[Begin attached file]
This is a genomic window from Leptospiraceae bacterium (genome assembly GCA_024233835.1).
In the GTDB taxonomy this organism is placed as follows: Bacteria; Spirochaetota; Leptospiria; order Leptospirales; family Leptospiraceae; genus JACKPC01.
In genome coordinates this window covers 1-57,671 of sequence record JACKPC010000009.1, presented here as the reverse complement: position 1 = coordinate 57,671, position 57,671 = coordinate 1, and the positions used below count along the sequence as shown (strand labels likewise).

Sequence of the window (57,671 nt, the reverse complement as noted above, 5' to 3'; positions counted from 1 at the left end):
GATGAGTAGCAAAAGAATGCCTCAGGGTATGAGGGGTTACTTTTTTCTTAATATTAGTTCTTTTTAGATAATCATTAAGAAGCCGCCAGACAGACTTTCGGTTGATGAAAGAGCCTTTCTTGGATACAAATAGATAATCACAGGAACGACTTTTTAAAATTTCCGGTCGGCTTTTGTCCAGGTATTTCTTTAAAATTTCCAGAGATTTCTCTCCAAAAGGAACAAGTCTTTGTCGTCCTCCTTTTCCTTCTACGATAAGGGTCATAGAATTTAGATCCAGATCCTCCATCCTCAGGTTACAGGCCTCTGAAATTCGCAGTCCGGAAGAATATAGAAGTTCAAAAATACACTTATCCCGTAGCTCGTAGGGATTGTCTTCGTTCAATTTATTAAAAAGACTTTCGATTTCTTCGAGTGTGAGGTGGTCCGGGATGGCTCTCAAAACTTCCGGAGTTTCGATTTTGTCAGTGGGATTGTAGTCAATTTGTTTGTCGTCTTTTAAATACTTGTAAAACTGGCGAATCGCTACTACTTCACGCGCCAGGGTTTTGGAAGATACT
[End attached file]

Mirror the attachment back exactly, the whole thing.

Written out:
This is a genomic window from Leptospiraceae bacterium (genome assembly GCA_024233835.1).
In the GTDB taxonomy this organism is placed as follows: Bacteria; Spirochaetota; Leptospiria; order Leptospirales; family Leptospiraceae; genus JACKPC01.
In genome coordinates this window covers 1-57,671 of sequence record JACKPC010000009.1, presented here as the reverse complement: position 1 = coordinate 57,671, position 57,671 = coordinate 1, and the positions used below count along the sequence as shown (strand labels likewise).

Sequence of the window (57,671 nt, the reverse complement as noted above, 5' to 3'; positions counted from 1 at the left end):
GATGAGTAGCAAAAGAATGCCTCAGGGTATGAGGGGTTACTTTTTTCTTAATATTAGTTCTTTTTAGATAATCATTAAGAAGCCGCCAGACAGACTTTCGGTTGATGAAAGAGCCTTTCTTGGATACAAATAGATAATCACAGGAACGACTTTTTAAAATTTCCGGTCGGCTTTTGTCCAGGTATTTCTTTAAAATTTCCAGAGATTTCTCTCCAAAAGGAACAAGTCTTTGTCGTCCTCCTTTTCCTTCTACGATAAGGGTCATAGAATTTAGATCCAGATCCTCCATCCTCAGGTTACAGGCCTCTGAAATTCGCAGTCCGGAAGAATATAGAAGTTCAAAAATACACTTATCCCGTAGCTCGTAGGGATTGTCTTCGTTCAATTTATTAAAAAGACTTTCGATTTCTTCGAGTGTGAGGTGGTCCGGGATGGCTCTCAAAACTTCCGGAGTTTCGATTTTGTCAGTGGGATTGTAGTCAATTTGTTTGTCGTCTTTTAAATACTTGTAAAACTGGCGAATCGCTACTACTTCACGCGCCAGGGTTTTGGAAGATACT